Some adoptees grieve the loss of their first families deeply, and search meticulously and intensely. Some suppress their curiosity, in deference to adoptive parents, or to fear of what they might learn. Some accept the information they have and don’t spend much time or energy on it. Some mourn in silence, feeling guilty and confused. Some do an idle search on Facebook and happily find siblings in a single click of the laptop. Some are contacted by their original parents, or by the child they placed, out of the blue.

Birth/first parents often share many of these emotions: grief, fear, curiosity, guilt, confusion, contentment, happiness, and more.

The adoptees and first parents in these scenarios could be about any age, and anywhere in the world.

The decision to search can be gradual or sudden, well-planned or haphazard. The results can be all over the map, just like the emotions that prompted the search. Having someone along for support can be critical: a (nonjudgmental, compassionate) friend, spouse, partner, sibling, therapist, mentor.

Where to begin a search? Here is an offering:

Basic Adoption Search Resources

It’s a document I created containing both US and international search resources. It’s not all-inclusive, definitive, or guaranteed. I’ve had many people ask me privately about search resources, and so put this list together.  If it is useful to you, wonderful.

As I say at the end of the document:

May you find what you are looking for, and may it bring you peace.



Search, Siblings, and Closure

When adoptees search, it’s often for their birth mother first, and then for siblings, known and unknown. A reality of adoption is that siblings are often separated, sometimes on purpose, sometimes just as luck of the draw, sometimes inadvertently. Sometimes siblings are born before or after an adopted child is placed for adoption. Sometimes those children are placed or not for adoption.

I have no siblings, but I have 4 children connected through adoption (two are bio siblings). Maybe that’s the reason I have long been intrigued about sibling relationships in adoption. There is so much research that remains to be done on this topic.

In the brilliant and wonderful documentary Closure, Angela Tucker shares her journey to find her birth family. Born in Tennessee, raised in Washington state, she had few documents and details, but was able to connect with her original family. You can read about the documentary on my blog post here. You can learn more about the film on the Closure Facebook page and the Closure website. The DVD (and you definitely should get this) is available at screenings, and will be available for sale through the website December 1.


Angela has found many members of her birth family: mother, father, aunts, uncles, grandmother, nieces, nephews. They continue to get to know each other, catch up on the 20+ years spent apart, and figure out just who they are to each other and with each other. I’m pretty sure that Angela, like many adoptees who have searched for their original families, would say that she has not reached full closure. The families are still finding their ways. New questions arise, new doors open, some doors close.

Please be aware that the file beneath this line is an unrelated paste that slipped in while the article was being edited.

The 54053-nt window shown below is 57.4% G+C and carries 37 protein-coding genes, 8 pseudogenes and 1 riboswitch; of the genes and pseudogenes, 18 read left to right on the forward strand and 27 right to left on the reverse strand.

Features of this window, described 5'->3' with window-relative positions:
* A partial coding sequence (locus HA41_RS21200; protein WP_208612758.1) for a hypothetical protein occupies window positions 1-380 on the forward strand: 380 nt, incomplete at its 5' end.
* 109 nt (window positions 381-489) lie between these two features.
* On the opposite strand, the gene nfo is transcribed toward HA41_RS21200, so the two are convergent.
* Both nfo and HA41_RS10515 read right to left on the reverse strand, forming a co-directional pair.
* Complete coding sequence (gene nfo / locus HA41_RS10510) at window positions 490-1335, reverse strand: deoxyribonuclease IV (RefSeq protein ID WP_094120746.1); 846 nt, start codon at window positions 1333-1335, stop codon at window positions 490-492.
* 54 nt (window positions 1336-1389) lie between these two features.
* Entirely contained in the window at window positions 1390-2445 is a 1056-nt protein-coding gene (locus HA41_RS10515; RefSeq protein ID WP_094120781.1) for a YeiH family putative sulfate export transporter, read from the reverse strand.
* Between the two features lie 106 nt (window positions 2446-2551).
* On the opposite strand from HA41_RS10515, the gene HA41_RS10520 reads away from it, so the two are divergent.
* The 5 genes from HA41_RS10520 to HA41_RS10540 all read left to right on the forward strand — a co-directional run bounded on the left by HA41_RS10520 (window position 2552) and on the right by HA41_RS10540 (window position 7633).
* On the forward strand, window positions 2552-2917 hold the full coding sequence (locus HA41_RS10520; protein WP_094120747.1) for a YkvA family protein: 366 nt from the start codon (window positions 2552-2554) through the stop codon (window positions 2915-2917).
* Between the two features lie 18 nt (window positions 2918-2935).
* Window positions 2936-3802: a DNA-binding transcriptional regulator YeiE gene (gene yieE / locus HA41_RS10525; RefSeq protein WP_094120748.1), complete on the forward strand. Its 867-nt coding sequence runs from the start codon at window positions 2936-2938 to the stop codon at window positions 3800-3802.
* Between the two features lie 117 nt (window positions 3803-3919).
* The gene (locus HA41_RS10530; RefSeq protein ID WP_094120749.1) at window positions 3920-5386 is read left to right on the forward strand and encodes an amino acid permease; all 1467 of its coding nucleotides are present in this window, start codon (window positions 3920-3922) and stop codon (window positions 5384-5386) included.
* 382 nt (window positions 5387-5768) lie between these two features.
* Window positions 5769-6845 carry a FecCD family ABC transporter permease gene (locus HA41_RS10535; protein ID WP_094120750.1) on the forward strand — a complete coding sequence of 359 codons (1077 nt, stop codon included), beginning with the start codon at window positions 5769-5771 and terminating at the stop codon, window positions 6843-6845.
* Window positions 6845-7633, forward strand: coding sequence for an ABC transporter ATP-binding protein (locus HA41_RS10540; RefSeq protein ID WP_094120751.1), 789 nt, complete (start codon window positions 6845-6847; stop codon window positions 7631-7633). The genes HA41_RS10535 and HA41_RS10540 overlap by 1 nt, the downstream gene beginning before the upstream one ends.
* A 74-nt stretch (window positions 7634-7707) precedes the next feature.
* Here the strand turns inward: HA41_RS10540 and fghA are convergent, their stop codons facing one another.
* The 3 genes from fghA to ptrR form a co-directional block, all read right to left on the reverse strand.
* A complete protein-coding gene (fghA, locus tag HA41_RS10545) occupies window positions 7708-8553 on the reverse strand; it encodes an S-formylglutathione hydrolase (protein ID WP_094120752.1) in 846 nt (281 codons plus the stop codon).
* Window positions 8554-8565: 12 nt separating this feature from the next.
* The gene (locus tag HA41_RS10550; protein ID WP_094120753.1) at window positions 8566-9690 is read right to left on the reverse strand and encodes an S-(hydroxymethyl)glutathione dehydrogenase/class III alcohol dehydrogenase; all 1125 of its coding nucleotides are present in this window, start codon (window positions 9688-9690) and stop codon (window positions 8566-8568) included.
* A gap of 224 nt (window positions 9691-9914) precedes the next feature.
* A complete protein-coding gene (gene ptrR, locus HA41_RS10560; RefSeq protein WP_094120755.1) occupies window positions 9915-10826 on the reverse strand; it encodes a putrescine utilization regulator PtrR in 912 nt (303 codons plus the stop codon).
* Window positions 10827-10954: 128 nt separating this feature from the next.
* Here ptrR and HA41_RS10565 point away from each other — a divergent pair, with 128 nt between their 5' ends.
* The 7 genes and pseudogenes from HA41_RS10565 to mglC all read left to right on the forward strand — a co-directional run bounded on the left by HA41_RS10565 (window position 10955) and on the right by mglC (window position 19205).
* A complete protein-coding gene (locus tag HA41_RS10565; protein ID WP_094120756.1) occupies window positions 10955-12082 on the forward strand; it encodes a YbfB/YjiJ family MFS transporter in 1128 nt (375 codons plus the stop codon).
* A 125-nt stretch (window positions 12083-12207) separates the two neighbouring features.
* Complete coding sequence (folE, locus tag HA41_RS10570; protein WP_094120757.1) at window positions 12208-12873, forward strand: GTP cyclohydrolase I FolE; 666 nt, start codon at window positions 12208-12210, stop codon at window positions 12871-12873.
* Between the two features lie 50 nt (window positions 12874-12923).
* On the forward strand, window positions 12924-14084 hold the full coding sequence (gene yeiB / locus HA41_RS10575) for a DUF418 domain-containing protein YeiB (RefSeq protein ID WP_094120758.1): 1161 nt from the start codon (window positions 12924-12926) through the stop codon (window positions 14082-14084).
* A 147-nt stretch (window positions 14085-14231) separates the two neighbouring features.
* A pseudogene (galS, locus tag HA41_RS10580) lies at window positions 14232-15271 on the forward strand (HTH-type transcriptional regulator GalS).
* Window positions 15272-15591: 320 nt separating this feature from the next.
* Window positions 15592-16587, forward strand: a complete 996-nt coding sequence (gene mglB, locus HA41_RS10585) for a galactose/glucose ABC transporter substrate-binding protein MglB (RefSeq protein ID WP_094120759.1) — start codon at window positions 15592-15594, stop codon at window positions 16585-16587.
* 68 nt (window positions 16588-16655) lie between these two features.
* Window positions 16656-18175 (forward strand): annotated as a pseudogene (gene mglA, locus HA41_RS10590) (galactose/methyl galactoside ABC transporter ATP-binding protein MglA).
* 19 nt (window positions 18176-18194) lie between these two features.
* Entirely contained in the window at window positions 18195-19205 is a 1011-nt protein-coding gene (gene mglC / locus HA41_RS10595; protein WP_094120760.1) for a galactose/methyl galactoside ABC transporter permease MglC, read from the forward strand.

She has not yet been able to locate a sister born 20 months before her, and who was also placed for adoption.

In her blog post today, Angela writes about the as-yet unsuccessful search:

“…(Y)ears of searching, writing unanswered letters, sending photos to somewhere, probably landing in someone’s file cabinet collecting dust, has led me nowhere. I’ve gained no ground, and know the same two facts that I’ve known all along – she was adopted to a family in Pennsylvania, and is about 20 months older than me.”

“…While I’m seemingly stuck not gaining any ground in my search for her, I think I’ll give her a name. I’ll call her Maya – in honor of Maya Angelou: someone whom I hold in high esteem but will likely never meet.”

As an adoptive parent, I am hopeful that Angela will find her sister, and that her sister wants to be found. It’s tough and complicated. Read Angela’s thoughtful post today about this sibling journey on her blog, The Adopted Life.

Like Angela, I’m also a fan of Maya Angelou. This is one of my favorite quotes of hers: “There is no greater agony than bearing an untold story within you.”

May all stories that need to be told in adoption find voice. May the stories be carefully listened to, and may we all grow stronger.

I wrote about siblings in my post Sibling Connections in Adoption. I’ve written about search issues several times, such as Adoptive Parents: It’s 2013. Do You Know Where Your Kids Are…Searching?”